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The plot turns with jeweled precision. Carl Lee Hailey gets an M-16 from the Chicago hoodlum he'd saved at Da Nang, wastes the rapists on the courthouse steps, then turns to attorney Jake Brigance, who needs a conspicuous win to boost his career. Folks want to give Carl Lee a second medal, but how can they ignore premeditated execution? The town is split, revealing its social structure. Blacks note that a white man shooting a black rapist would be acquitted; the KKK starts a new Clanton chapter; the NAACP, the ambitious local reverend, a snobby, Harvard-infested big local firm, and others try to outmaneuver Jake and his brilliant, disbarred drunk of an ex-law partner. Jake hits the books and the bottle himself. Crosses burn, people die, crowds chant "Free Carl Lee!" and "Fry Carl Lee!" in the antiphony of America's classical tragedy. Because he's lived in Oxford, Mississippi, Grisham gets compared to Faulkner, but he's really got the lean style and fierce folk moralism of John Steinbeck. --Tim Appelo --This text refers to an out of print or unavailable edition of this title.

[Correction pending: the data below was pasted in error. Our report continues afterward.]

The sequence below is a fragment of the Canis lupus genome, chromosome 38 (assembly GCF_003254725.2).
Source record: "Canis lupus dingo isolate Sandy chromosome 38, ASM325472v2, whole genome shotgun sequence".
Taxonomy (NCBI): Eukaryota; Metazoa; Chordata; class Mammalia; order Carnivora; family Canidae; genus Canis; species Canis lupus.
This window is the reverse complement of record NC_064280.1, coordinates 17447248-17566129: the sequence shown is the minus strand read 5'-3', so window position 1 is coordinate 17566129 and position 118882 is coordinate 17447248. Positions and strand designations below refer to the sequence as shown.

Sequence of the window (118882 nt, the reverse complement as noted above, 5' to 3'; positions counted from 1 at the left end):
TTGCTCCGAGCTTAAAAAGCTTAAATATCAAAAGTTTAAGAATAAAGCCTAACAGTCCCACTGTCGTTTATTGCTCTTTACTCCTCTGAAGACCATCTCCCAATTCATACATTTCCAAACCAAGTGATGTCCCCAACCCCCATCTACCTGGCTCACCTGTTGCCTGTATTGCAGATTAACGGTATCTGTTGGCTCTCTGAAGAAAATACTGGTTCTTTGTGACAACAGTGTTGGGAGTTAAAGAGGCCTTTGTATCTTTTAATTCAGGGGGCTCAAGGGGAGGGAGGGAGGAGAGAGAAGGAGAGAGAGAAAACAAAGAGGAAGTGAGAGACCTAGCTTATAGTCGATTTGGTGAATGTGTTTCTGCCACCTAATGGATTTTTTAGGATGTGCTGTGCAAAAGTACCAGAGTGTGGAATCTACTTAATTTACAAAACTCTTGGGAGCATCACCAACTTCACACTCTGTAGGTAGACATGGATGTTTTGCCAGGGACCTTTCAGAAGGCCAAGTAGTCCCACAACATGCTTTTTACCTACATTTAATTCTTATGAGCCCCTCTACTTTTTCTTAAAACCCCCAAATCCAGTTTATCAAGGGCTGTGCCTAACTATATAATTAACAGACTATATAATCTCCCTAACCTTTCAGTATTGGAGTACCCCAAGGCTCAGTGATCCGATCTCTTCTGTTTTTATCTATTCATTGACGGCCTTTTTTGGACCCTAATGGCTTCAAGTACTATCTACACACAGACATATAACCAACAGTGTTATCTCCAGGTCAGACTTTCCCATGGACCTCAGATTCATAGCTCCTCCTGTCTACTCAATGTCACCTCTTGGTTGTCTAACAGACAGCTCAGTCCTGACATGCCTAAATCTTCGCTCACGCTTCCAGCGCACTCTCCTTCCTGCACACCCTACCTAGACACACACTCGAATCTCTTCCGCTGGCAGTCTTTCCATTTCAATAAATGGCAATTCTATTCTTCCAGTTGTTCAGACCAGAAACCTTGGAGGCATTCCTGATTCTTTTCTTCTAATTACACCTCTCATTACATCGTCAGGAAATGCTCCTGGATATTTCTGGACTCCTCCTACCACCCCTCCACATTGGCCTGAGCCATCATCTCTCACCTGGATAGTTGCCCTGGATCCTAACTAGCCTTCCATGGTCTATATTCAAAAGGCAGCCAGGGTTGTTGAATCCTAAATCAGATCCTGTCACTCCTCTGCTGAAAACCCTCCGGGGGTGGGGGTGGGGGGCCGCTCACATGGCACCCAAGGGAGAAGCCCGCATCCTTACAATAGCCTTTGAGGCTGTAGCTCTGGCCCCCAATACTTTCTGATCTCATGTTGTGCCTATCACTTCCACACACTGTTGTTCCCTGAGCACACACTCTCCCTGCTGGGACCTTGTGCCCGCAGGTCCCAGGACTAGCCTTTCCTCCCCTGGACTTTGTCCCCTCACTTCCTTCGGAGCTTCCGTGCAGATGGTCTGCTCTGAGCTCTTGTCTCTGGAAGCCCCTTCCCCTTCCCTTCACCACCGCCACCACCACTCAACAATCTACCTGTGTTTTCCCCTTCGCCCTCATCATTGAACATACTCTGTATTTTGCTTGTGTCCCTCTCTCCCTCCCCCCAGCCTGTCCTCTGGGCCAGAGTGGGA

Grisham never fails to enthrall me, I never want to put them down.Published 1 day ago by Louise Weaver
This is the second time I have read this novel and even though I knew the ending, I still loved it. This is an excellent read.Published 2 days ago by Carole J. Biccum
The is a fast read for the beach this summer. I recommend this book for a good look at the old south.Published 4 days ago by Roger B. Hansen
What an excellent story of a gut wrenching crime and the emotions that come to the surface. A hard look at making the right verdict.Published 4 days ago by Marty B.
Jake took us on an old south adventure into the dangers of standing up for equality for all. Just enough twists and turns to keep you hooked. Too bad for Mickey Mouse.Published 5 days ago by Darrel L. Hopson